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Lincoln Park Speed Cameras Nab $1.1 million in Fines

 The speed camera at 2448 N. Clybourn Ave. was ranked 108 in fines-per-day out of the city's 146 cameras.
The speed camera at 2448 N. Clybourn Ave. was ranked 108 in fines-per-day out of the city's 146 cameras.
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DNAinfo/Paul Biasco

LINCOLN PARK — In a little over a year, the three automated speed cameras installed in Lincoln Park have generated more than $1.1 million for the city, data shows.

The cameras are all located on the western edge of the neighborhood on some of the most highly traveled roadways.

Two of the cameras are located along Ashland Avenue just north of Fullerton at 2442 N. Ashland and 2432 N. Ashland, and the third is located at 2448 N. Clybourn Ave.

Although the data is too limited to determine year-over-year speeding reductions, at both Ashland locations there was a decrease from the March 2014 totals (when the cameras were activated) to the March 2015 totals.

At 2443 N. Ashland, there were 1,528 violations in March 2014 and 1,254 in March 2015.

At the southbound camera at 2432 N. Ashland, there were 312 violations in March 2014 and 210 in March 2015.

That trend is in line with the city-wide totals, which saw a drop from 111,384 violations in March 2014 to 90,532 in March 2015.

All three cameras are located near Wrightwood Park, making them enforceable in a 30-mile-per-hour "park zone" from 6 a.m. to 11 p.m.

Of the three locations, the camera at 2443 N. Ashland, which catches speeders heading north, doled out the most violations.

From its inception on March 10, 2014, that camera has collected $776,115 in fines from 20,217 violations.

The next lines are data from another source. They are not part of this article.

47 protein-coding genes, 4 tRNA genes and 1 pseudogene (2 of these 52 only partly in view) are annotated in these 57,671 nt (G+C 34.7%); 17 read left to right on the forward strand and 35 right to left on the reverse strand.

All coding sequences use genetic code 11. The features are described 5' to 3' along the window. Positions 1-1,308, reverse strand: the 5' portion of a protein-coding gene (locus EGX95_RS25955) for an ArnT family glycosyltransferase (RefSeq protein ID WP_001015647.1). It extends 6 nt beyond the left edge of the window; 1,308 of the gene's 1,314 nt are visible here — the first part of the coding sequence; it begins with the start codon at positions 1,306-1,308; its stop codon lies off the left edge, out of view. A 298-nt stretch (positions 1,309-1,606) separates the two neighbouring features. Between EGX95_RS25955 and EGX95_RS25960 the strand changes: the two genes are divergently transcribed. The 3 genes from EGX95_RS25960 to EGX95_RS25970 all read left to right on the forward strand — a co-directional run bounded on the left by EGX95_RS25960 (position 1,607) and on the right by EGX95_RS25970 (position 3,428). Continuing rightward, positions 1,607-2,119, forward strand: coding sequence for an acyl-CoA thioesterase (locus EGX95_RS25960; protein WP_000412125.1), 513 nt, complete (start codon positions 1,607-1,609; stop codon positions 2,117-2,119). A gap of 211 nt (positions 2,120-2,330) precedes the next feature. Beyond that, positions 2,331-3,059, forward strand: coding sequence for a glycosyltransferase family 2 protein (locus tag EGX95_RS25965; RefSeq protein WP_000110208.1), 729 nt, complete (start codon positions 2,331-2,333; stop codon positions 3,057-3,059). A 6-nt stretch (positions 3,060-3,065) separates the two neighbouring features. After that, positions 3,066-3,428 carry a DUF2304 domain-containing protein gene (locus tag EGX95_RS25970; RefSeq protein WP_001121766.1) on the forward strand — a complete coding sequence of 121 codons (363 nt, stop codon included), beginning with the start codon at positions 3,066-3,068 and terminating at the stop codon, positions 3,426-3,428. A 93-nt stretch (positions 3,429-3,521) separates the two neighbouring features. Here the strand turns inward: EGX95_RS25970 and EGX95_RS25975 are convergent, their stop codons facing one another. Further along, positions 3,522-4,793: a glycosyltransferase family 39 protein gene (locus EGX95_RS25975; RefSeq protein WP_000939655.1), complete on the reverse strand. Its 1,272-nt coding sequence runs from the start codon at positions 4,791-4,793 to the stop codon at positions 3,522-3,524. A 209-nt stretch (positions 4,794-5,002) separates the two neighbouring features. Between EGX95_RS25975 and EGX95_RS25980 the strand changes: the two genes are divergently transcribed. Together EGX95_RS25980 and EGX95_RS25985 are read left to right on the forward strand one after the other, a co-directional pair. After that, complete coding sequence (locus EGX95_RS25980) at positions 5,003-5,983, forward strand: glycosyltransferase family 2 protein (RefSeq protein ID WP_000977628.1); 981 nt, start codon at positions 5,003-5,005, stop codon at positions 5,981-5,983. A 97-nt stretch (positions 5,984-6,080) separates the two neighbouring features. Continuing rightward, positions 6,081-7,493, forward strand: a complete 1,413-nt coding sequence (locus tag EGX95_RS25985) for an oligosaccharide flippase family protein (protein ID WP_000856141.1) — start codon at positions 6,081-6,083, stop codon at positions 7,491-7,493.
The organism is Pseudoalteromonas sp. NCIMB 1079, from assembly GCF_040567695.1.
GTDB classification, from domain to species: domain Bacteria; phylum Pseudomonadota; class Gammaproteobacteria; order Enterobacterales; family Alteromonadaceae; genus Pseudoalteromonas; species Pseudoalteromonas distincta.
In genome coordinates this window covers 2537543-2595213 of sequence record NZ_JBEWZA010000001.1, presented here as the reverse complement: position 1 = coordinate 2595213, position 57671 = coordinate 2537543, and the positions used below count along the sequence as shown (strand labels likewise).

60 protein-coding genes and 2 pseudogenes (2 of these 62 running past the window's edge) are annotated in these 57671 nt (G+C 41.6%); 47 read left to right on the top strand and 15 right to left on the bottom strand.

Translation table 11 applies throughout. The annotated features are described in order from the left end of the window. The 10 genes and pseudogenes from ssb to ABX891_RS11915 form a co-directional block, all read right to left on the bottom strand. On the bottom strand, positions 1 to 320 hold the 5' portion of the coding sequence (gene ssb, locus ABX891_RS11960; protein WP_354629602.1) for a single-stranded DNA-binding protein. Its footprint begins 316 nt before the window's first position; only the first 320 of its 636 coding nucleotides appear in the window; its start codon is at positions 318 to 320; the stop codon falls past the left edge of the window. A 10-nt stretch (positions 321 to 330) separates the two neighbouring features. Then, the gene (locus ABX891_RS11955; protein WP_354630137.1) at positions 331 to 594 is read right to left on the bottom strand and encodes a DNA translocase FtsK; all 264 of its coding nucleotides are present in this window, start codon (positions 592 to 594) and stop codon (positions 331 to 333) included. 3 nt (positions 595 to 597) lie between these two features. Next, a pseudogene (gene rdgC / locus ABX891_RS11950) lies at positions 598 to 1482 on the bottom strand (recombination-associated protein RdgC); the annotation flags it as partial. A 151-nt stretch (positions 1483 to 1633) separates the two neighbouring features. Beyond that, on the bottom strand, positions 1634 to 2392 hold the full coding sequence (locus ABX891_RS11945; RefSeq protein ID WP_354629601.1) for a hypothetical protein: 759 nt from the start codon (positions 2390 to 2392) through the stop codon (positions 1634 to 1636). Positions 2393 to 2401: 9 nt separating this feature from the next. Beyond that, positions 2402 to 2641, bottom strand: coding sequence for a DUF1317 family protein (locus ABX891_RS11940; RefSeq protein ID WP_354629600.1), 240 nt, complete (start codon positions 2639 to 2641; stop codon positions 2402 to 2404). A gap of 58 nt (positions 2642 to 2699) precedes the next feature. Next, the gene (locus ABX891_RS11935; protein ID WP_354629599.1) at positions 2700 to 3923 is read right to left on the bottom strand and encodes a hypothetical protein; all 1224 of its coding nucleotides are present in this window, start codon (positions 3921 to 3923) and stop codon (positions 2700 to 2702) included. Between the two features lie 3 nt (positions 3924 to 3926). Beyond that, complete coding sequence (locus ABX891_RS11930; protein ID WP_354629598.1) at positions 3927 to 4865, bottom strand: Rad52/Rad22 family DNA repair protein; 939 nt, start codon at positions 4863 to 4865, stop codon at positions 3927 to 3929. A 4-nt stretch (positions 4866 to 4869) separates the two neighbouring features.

Violations are broken down into three categories: warnings, $35 violations and $100 violations.

At the 2443 N. Ashland camera, 7,016 of the violations were of the $100 variety, 2,129 were $35 violations and 11,072 were warnings.

Speed cameras in Chicago can issue $35 tickets for motorists going six to 10 miles over the speed limit (but are currently only ticketing those going 10 over), and $100 tickets for those going 11 or more miles per hour over the speed limit. First-time offenders get a warning.

The three cameras give out just over 80 violations a day combined on average.

Ben Woodard and Tanveer Ali break down the speed camera data:

There are 146 speed cameras in the city, according to data compiled by DNAinfo Chicago.

The average speed camera city-wide hands out $745.38 in fines per day on an average 20 violations, according to data.

Compared to the rest of the city, none of the Lincoln Park speed cameras cracked the top 20 biggest moneymakers for the city.

The highest-grossing camera on Ashland ranked No. 22 in terms of total violations per day and 32 in fines per day.

The other two cameras ranked 108 and 92 in fines per day out of the 146 total cameras.

The Chicago Department of Transportation said its data has shown a 31 percent reduction in speeding violation when comparing rates during the first month of a camera's activation to speeding rates during the first six months of the camera being present.

The city also found that 81 percent of violators who were issued a violation in a school zone did not violate a second time and 67 percent of violators in a park zone did not repeat offend.

The cameras also free up police officers to focus on crime fighting, according to Michael Claffey, a spokesman for CDOT.

The full data for the Lincoln Park cameras is too fresh to compare year-over-year, but the biggest months for speeders appear to be April and May.

At the 2443 N. Ashland location, 2,153 violations were issued during May 2014.

The data from the three cameras indicate in Lincoln Park the the northbound cameras caught the most violators from between 6 a.m. and 8 a.m. and from 8 p.m. to 10 p.m.

The southbound cameras were the opposite, racking up most of the violations between 9 a.m. and noon.

Here are all the stories looking at speed camera data across Chicago's neighborhoods.

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